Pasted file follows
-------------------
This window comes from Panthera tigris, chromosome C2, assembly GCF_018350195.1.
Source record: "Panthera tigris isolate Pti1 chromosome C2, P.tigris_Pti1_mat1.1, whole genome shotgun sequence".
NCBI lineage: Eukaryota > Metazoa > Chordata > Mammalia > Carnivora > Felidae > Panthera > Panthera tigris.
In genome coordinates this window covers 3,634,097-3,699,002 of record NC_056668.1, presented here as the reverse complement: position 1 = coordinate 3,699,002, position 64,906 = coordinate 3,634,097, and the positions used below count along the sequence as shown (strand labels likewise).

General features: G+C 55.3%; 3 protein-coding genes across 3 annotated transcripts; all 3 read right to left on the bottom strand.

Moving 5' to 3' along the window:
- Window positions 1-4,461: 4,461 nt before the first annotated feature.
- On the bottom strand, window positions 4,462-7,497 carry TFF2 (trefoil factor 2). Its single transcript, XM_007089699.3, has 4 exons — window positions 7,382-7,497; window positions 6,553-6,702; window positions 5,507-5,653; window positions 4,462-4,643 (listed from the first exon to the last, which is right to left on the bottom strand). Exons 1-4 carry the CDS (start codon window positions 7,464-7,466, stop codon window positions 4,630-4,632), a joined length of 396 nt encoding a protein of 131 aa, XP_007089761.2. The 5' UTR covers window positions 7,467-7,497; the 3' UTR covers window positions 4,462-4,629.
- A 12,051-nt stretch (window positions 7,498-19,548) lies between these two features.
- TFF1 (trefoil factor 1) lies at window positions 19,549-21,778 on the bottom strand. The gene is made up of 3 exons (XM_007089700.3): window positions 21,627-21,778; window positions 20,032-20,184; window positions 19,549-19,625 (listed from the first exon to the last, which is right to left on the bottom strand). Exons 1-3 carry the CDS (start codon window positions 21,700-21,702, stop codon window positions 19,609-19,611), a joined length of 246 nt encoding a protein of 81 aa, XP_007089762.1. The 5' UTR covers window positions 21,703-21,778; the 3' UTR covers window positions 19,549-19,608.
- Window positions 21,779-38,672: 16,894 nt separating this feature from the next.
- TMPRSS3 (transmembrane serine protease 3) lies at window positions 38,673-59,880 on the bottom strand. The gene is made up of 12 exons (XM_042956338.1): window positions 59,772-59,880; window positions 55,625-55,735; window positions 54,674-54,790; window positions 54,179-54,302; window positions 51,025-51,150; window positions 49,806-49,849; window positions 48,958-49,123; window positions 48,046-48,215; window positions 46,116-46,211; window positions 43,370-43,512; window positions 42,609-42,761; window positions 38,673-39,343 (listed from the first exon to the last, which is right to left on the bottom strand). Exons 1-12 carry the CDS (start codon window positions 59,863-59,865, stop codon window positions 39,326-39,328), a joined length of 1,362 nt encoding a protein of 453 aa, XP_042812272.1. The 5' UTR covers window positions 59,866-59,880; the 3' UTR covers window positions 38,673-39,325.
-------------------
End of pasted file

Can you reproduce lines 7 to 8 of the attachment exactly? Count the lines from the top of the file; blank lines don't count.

- Window positions 1-4,461: 4,461 nt before the first annotated feature.
- On the bottom strand, window positions 4,462-7,497 carry TFF2 (trefoil factor 2). Its single transcript, XM_007089699.3, has 4 exons — window positions 7,382-7,497; window positions 6,553-6,702; window positions 5,507-5,653; window positions 4,462-4,643 (listed from the first exon to the last, which is right to left on the bottom strand). Exons 1-4 carry the CDS (start codon window positions 7,464-7,466, stop codon window positions 4,630-4,632), a joined length of 396 nt encoding a protein of 131 aa, XP_007089761.2. The 5' UTR covers window positions 7,467-7,497; the 3' UTR covers window positions 4,462-4,629.